This time, it was Rick Nash’s turn to play late-game hero.
Canada continued to cut it close at the IIHF World Championship yesterday, but Nash’s game-winning goal with 3:58 left helped them narrowly escape with a 2-1 victory over underdog Norway before a crowd of 7,380 at the Metro Centre.
The win came just 48 hours after Canada beat the United States 5-4 on a last-minute goal from Dany Heatley.
Norway’s stingy neutral-zone trap and a spectacular 50-save performance from goalie Pal Grotnes had the smallest home crowd of the tournament thinking overtime.
“It just comes down to desperation,” defenceman Mike Green said. “We really needed a goal and we didn’t want to go to overtime with these guys, with the way they play. It was a great play by Nash. He just seems to find a way.”
Nash, a Columbus Blue Jackets winger, has a knack for highlight-reel goals, for anyone who remembers him undressing two defencemen and a goalie against the Phoenix Coyotes back in January. He was at it again last night.
He muscled to the net off the left wing and tucked it wide on his backhand past the outstretched pad of Grotnes.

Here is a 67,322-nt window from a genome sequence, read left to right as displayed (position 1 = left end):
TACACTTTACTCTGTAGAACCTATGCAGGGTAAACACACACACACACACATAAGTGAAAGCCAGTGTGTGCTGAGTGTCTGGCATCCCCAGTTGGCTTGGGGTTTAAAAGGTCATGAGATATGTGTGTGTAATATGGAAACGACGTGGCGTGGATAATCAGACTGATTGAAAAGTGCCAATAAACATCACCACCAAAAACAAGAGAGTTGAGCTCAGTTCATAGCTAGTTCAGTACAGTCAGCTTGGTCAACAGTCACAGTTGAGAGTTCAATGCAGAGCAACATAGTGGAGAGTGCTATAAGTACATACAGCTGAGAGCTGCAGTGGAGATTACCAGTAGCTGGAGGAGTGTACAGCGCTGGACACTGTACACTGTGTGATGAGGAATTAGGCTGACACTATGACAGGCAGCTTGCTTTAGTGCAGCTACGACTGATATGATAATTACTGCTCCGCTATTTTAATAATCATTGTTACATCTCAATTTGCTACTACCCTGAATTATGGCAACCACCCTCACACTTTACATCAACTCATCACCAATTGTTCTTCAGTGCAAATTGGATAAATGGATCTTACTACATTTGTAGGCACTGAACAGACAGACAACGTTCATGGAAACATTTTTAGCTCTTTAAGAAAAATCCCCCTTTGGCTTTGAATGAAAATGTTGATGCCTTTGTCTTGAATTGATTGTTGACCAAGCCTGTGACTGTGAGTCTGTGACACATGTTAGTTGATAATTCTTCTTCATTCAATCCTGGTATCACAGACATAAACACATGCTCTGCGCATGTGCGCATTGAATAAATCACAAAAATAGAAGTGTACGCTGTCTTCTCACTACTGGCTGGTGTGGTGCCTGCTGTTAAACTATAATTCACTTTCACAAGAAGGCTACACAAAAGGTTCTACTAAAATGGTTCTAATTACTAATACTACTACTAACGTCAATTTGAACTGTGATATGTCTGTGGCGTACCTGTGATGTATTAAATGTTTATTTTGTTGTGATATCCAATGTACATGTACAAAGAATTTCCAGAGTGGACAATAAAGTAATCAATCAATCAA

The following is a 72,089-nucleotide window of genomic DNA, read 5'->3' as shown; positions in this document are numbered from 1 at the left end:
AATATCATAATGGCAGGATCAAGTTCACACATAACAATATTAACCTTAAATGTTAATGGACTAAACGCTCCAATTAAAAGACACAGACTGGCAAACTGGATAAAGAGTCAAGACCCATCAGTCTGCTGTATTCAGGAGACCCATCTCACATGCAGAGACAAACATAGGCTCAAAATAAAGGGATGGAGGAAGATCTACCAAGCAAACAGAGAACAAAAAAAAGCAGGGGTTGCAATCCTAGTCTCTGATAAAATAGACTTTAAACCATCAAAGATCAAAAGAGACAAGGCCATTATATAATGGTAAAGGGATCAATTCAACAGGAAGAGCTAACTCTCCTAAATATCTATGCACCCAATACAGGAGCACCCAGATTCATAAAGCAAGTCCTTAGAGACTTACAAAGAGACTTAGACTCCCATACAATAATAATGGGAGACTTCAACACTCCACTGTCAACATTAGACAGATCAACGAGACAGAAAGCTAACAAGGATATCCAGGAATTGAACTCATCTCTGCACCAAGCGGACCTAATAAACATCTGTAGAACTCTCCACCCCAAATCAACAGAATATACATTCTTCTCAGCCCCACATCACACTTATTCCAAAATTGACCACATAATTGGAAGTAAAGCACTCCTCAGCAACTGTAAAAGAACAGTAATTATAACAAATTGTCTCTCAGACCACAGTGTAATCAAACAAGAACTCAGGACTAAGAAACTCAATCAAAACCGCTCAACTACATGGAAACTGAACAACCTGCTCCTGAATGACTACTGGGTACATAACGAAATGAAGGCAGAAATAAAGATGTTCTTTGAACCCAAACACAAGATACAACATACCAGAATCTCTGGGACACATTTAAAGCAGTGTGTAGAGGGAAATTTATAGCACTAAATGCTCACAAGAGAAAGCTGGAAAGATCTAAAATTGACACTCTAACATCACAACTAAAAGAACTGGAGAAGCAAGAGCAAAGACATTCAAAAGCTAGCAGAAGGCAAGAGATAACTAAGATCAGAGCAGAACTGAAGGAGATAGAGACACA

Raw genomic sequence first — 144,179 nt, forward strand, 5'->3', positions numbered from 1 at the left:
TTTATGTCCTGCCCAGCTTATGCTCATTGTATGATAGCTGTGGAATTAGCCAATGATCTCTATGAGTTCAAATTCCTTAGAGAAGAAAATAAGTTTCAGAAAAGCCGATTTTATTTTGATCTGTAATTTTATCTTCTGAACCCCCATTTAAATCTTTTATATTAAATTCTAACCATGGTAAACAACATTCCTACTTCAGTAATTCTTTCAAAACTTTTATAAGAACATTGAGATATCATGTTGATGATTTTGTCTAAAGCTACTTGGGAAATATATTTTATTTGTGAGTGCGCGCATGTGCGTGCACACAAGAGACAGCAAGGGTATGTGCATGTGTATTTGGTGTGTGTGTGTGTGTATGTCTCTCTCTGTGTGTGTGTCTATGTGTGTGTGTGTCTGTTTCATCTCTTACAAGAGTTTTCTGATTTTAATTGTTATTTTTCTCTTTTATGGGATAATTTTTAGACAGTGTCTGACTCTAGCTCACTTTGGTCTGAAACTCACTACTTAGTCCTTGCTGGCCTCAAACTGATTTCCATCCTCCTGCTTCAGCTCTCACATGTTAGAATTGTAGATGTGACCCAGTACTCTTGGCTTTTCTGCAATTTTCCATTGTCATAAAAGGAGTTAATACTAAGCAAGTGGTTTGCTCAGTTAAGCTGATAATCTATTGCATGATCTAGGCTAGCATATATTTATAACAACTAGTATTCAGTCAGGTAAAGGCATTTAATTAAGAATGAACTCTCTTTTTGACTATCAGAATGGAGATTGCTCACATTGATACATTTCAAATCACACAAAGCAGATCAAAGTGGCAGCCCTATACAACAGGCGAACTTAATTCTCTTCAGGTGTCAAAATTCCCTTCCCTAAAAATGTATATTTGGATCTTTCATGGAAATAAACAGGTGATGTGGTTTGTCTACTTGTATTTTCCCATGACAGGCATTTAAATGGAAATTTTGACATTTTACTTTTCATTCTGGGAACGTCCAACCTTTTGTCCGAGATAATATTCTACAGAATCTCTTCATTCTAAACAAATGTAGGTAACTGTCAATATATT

Nash called it a good “team-building game.”
Norway has been the surprise of the tournament, taking Finland to overtime in the round robin, beating Germany, and edging out Slovakia for the final qualification spot.
“They played a great defensive game, they made it very hard to penetrate their system, but we needed to find a way earlier in the game,” said Green, who had a goal and an assist.
Canada struggled on 10 power-play chances, but its penalty-kill shut down Norway with game on the line, taking care of five straight penalties, including multiple 5-on-3s.
Head coach Ken Hitchcock said he was happier after last night’s win than he was after Tuesday’s, and credited Norway for its “commitment to defensive hockey.”
“The ability of the Norwegian team to defend, at times, was greater than our tenacity to score,” Hitchcock said.
Former Halifax Mooseheads goalie Pascal Leclaire made 15 saves for Canada.
Grotnes, a carpenter away from the rink, nearly stole the game with his heroics, but Norway’s fatigue from an emotional win over Germany on Wednesday took its toll down the stretch.
“The legs were heavy,” stated Norwegian head coach Roy Johansen, “but we did the best we could.”